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Antonio, a rich Venetian merchant, has lent a good deal of money to his best friend Bassanio, a charming and carefree young man with a tendency to live beyond his means. Bassanio has fallen in love with a beautiful heiress, Portia of Belmont, and he has reason to believe that she loves him too. If only he could marry Portia, Bassanio tells Antonio, his money problems would be solved, and he would be able to pay back all the money he owes. But Bassanio needs still more money to travel to Belmont and court Portia in suitable style. Antonio is not particularly worried about being repaid, and he wants to help Bassanio for friendship's sake. Since all of his capital is invested in ships' cargoes, he has no cash on hand at the moment, and therefore suggests that Bassanio borrow the money. Antonio promises to put up the collateral for the loan.
Bassanio strikes a deal with Shylock, a rich Jewish moneylender, to borrow three thousand gold ducats for three months. Shylock proposes an unusual contract: He will charge no interest on the loan, but if the money is not repaid in time, Antonio will have to give Shylock a pound of his own flesh! Shylock pretends that he means this part of the bargain as a joke. In reality, since he has been the victim of Antonio's prejudice, he is nursing a deep and bitter grudge against the merchant. Antonio, a generous and optimistic man, does not understand the depths of Shylock's hatred and cannot imagine that his business would fail and that he would have to pay this bond. Besides, he will have more money than he needs within a few weeks. He agrees to the bizarre terms of the loan.
In the meantime, we see Portia of Belmont with her maid Nerissa, discussing the arrangements for her marriage that have been set up under her late father's will. Portia, we learn, will not be allowed to choose a husband for herself. Instead, her suitors will have to choose among three small chests, or caskets- one made of gold, one of silver, and one of lead. The first suitor to pick the chest with Portia's picture in it will win her hand in marriage and her entire fortune. The losers must promise to remain single for the rest of their lives, not to reveal to anyone their incorrect choice, and to leave immediately.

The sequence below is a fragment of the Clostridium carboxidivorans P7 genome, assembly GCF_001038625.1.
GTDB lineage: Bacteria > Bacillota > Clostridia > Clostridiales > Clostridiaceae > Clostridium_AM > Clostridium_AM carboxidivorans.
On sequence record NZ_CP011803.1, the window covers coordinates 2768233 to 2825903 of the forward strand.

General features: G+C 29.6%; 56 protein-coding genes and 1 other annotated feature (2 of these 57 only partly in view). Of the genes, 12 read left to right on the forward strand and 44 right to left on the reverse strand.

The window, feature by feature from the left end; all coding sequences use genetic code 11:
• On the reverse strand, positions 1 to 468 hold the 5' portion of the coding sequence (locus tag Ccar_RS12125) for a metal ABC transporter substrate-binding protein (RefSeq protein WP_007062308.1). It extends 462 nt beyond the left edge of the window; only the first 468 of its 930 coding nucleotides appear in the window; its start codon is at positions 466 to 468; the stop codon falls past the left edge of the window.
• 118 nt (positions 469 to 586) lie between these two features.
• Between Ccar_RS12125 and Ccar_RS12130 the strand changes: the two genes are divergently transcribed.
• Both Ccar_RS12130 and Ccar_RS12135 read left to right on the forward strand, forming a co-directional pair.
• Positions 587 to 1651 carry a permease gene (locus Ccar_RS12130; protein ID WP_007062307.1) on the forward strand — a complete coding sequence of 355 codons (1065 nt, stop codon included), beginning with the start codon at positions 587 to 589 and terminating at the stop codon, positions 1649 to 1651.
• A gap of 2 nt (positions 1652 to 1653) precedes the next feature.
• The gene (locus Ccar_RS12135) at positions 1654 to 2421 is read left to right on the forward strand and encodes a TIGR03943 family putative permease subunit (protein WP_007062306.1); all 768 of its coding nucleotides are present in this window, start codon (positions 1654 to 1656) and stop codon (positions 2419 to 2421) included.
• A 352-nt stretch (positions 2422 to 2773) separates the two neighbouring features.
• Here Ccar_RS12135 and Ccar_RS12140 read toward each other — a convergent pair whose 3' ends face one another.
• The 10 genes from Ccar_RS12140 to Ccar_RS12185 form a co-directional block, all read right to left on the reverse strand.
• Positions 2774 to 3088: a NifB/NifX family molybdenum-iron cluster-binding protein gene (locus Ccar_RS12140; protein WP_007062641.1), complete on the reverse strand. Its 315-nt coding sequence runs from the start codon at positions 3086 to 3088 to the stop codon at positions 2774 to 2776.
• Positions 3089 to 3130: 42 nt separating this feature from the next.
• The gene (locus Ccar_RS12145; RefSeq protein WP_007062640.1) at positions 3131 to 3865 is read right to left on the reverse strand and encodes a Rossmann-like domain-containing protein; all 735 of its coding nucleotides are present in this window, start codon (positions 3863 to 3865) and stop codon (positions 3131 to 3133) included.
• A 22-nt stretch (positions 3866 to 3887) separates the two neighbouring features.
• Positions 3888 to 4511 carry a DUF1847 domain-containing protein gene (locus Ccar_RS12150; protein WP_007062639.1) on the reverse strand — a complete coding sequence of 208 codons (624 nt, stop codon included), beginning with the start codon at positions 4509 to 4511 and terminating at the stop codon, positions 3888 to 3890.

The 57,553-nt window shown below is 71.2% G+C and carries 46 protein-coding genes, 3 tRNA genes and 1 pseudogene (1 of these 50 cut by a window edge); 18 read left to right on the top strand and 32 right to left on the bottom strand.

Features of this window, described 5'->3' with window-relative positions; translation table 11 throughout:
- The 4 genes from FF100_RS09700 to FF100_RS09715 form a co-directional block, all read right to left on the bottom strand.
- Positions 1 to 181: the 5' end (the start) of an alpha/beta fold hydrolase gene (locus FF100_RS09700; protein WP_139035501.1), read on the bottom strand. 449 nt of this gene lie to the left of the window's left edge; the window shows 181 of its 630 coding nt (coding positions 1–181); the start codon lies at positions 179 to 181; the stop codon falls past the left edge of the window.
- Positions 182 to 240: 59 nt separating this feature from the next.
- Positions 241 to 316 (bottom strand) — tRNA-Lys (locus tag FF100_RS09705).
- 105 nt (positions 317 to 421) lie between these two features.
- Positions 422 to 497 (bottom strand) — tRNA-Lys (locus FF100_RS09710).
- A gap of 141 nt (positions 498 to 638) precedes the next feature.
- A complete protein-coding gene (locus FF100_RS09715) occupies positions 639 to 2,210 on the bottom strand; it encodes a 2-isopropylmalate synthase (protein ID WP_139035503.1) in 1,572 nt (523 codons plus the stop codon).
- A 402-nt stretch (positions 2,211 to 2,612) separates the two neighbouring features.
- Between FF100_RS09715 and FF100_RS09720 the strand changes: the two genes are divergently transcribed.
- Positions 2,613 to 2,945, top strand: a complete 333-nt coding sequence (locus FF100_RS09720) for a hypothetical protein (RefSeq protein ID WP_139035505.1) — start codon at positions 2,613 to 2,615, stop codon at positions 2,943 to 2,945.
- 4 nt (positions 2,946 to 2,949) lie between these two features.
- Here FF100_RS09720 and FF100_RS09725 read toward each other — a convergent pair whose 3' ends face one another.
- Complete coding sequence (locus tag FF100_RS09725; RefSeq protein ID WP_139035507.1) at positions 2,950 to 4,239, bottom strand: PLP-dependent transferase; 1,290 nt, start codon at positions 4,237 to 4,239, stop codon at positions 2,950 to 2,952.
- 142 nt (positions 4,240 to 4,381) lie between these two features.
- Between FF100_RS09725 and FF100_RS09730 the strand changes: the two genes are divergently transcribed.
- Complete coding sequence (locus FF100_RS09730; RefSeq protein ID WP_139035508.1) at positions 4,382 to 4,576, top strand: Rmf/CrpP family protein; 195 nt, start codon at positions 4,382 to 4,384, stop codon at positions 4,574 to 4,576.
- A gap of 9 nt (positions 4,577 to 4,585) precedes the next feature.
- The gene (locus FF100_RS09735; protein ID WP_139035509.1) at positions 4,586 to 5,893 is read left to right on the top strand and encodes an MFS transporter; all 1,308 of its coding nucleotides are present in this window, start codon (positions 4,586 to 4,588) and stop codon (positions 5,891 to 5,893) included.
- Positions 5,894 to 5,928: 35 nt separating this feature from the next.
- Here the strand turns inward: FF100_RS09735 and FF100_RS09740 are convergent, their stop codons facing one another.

In Act II of the play, two suitors try their luck with this test. The first, the proud and exotic Prince of Morocco, picks the gold casket. Inside the casket, he finds a skull and a scroll which warns that "all that glisters is not gold." Obviously, he has made the wrong choice. A second suitor, the haughty Prince of Arragon (Arragon = arrogant?), chooses the silver casket. He has won nothing but a portrait of a grinning idiot.
Back in Venice, Bassanio is planning a dinner party to celebrate his upcoming departure for Belmont. During the course of the preparations, his friend Lorenzo manages to elope with his secret sweetheart, Shylock's daughter Jessica. Jessica runs away from her father's house on the same night that Bassanio leaves Venice, taking with her as much of her father's gold and jewelry as she can carry.
Upon arriving in Belmont, Bassanio learns of the test of the three caskets and willingly tries his luck. Reasoning that outward appearances are often deceiving, he chooses the lead casket, and so wins Portia's hand. Portia is delighted. She gives Bassanio a gold ring as a token of her love, making him promise never to give it away as long as their love lasts.
While Bassanio was courting Portia, his friend Gratiano has fallen in love with Portia's maid, Nerissa. This couple also decides to marry and Nerissa gives Gratiano a ring similar to the one Portia gave Bassanio.
The two pairs of lovers have little chance to enjoy their newfound happiness. Shortly after their betrothal, news arrives from Venice that all of Antonio's merchant ships have been lost at sea. Suddenly impoverished, Antonio is unable to repay on time the money Bassanio borrowed from Shylock. Shylock demands that Antonio fulfill the terms of the contract by giving up a pound of his own flesh. After a hasty double marriage ceremony, Bassanio and Gratiano hurry back to Venice to save their friend Antonio, leaving their brides behind in Belmont.